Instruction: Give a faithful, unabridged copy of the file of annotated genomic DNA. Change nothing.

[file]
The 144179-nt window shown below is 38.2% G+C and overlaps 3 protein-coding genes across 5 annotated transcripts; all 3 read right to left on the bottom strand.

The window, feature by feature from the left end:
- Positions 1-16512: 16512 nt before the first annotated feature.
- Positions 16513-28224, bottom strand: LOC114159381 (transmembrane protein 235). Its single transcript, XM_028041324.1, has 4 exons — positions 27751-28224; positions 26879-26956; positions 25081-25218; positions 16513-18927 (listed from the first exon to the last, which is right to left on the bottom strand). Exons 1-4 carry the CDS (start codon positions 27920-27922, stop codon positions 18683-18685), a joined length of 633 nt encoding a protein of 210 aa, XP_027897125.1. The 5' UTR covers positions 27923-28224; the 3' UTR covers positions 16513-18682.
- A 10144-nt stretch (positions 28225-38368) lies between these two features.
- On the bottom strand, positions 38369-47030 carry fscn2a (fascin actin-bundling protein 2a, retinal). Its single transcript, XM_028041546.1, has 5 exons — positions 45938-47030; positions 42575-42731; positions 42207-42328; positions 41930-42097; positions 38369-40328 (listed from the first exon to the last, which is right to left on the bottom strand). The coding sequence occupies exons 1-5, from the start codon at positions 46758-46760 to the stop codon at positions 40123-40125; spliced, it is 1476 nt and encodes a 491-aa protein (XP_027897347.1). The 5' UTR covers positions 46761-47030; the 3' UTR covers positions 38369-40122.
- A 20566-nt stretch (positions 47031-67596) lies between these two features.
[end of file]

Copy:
The 144179-nt window shown below is 38.2% G+C and overlaps 3 protein-coding genes across 5 annotated transcripts; all 3 read right to left on the bottom strand.

The window, feature by feature from the left end:
- Positions 1-16512: 16512 nt before the first annotated feature.
- Positions 16513-28224, bottom strand: LOC114159381 (transmembrane protein 235). Its single transcript, XM_028041324.1, has 4 exons — positions 27751-28224; positions 26879-26956; positions 25081-25218; positions 16513-18927 (listed from the first exon to the last, which is right to left on the bottom strand). Exons 1-4 carry the CDS (start codon positions 27920-27922, stop codon positions 18683-18685), a joined length of 633 nt encoding a protein of 210 aa, XP_027897125.1. The 5' UTR covers positions 27923-28224; the 3' UTR covers positions 16513-18682.
- A 10144-nt stretch (positions 28225-38368) lies between these two features.
- On the bottom strand, positions 38369-47030 carry fscn2a (fascin actin-bundling protein 2a, retinal). Its single transcript, XM_028041546.1, has 5 exons — positions 45938-47030; positions 42575-42731; positions 42207-42328; positions 41930-42097; positions 38369-40328 (listed from the first exon to the last, which is right to left on the bottom strand). The coding sequence occupies exons 1-5, from the start codon at positions 46758-46760 to the stop codon at positions 40123-40125; spliced, it is 1476 nt and encodes a 491-aa protein (XP_027897347.1). The 5' UTR covers positions 46761-47030; the 3' UTR covers positions 38369-40122.
- A 20566-nt stretch (positions 47031-67596) lies between these two features.